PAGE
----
Senior U.S. defense officials say they are not planning any military intervention to end the killing and suffering in Sudan's Darfur region. The comments came at a U.S. Senate committee hearing Tuesday, and in a VOA interview. VOA's Al Pessin reports from the Pentagon.
The Assistant Secretary of Defense for African Affairs, Theresa Whelan, told VOA the United States is pressing for progress on the Darfur crisis, but is focusing on diplomacy. "We are not considering doing something militarily. I guess, in a case like Sudan, there are always things that are being considered. But I think the focus of the special envoy, [Andrew] Natsios' efforts right now is on getting the parties back to the table," she said.
Assistant Secretary Whelan says the efforts of President Bush's special envoy for Darfur, Andrew Natsios, are focused on convincing the Khartoum government it cannot achieve its goals in Darfur militarily. "They have not resolved the problem militarily, and they probably will not, never, resolve the problem militarily, just like they never resolved the North-South issue militarily. That was resolved at the negotiating table," she said.
Whelan says there are numerous agreements that the Khartoum government must implement, and that both the government and the rebels must 'act responsibly' and negotiate a revised peace accord. That would pave the way for the United Nations to take over the under-manned and under-funded African Union peacekeeping effort in Darfur.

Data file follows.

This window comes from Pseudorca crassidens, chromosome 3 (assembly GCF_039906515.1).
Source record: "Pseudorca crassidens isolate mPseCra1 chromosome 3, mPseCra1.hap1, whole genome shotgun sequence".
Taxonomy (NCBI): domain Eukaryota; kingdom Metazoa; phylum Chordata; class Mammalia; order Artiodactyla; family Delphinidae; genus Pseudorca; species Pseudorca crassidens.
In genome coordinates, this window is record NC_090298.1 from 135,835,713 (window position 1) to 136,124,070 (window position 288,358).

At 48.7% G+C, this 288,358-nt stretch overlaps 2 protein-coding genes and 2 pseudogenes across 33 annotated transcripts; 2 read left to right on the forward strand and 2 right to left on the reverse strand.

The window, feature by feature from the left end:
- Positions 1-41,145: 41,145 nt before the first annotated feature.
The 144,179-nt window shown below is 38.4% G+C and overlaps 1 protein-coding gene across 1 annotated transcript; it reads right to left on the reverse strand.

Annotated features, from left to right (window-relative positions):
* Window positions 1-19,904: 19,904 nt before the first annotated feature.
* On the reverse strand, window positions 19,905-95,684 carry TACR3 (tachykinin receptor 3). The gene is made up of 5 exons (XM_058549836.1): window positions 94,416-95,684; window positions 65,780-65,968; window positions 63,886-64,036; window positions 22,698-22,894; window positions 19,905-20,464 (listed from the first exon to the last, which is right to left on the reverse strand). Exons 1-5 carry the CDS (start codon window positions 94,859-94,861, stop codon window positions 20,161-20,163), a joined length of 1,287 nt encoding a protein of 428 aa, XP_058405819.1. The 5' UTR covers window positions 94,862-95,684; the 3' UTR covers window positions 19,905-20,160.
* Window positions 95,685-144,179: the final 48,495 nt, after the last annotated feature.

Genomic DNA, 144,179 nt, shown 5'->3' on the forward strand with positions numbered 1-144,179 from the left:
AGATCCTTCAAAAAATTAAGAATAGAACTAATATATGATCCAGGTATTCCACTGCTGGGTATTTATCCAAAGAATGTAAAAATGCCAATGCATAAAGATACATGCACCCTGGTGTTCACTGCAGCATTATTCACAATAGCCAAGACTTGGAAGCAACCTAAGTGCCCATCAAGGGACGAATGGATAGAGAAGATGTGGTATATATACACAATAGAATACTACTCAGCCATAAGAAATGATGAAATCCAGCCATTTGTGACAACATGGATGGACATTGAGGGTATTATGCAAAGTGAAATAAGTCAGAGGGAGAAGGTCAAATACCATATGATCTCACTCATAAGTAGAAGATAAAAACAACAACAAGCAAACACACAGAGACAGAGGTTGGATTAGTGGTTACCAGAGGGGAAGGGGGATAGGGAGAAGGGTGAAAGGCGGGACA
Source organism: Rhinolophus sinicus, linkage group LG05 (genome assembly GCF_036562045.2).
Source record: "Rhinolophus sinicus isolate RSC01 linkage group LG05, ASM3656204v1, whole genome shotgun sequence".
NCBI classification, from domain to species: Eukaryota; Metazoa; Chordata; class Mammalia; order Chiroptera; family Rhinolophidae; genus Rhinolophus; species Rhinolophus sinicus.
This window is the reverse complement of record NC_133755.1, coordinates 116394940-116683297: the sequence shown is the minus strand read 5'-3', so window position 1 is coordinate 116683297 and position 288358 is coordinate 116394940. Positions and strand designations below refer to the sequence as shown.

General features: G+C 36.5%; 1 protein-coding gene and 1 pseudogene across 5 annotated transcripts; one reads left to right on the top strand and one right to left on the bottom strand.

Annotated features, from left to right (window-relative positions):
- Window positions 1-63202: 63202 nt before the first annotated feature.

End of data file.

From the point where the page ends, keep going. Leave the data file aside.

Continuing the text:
Assistant Secretary Whelan says the Khartoum government is only postponing inevitable negotiations. And she praised the effort by Chinese President Hu Jintao in Khartoum this week to convince leaders there to resume the talks.
Senator Hillary Rodham Clinton raised the Darfur issue at a hearing of the Senate Armed Services Committee Tuesday. She asked Defense Secretary Robert Gates and the top U.S. military officer, General Peter Pace, about a proposal she and other senators sent to President Bush to consider military action to prevent Sudan's air force from attacking Darfur and to blockade the Port of Sudan.
Clinton: "I'd like to ask you if you have been instructed by the president to begin planning or preparing any such measure, and whether or not you would look into that if you have not yet been asked to do so?
Gates: I have not been asked to. I would defer to General Pace in terms of whether the Joint Chiefs have done any contingency planning along those lines. And I'm certainly willing to pursue it.
Clinton: General Pace?
Pace: I have not been asked to do that ma'am."
Senator Clinton, who is running for the Democratic Party's presidential nomination, said her suggestions on Darfur have been ignored in the past. And she accused the Khartoum government of what she called "repeated and blatant violations of numerous ceasefires, peace agreements and U.N. obligations."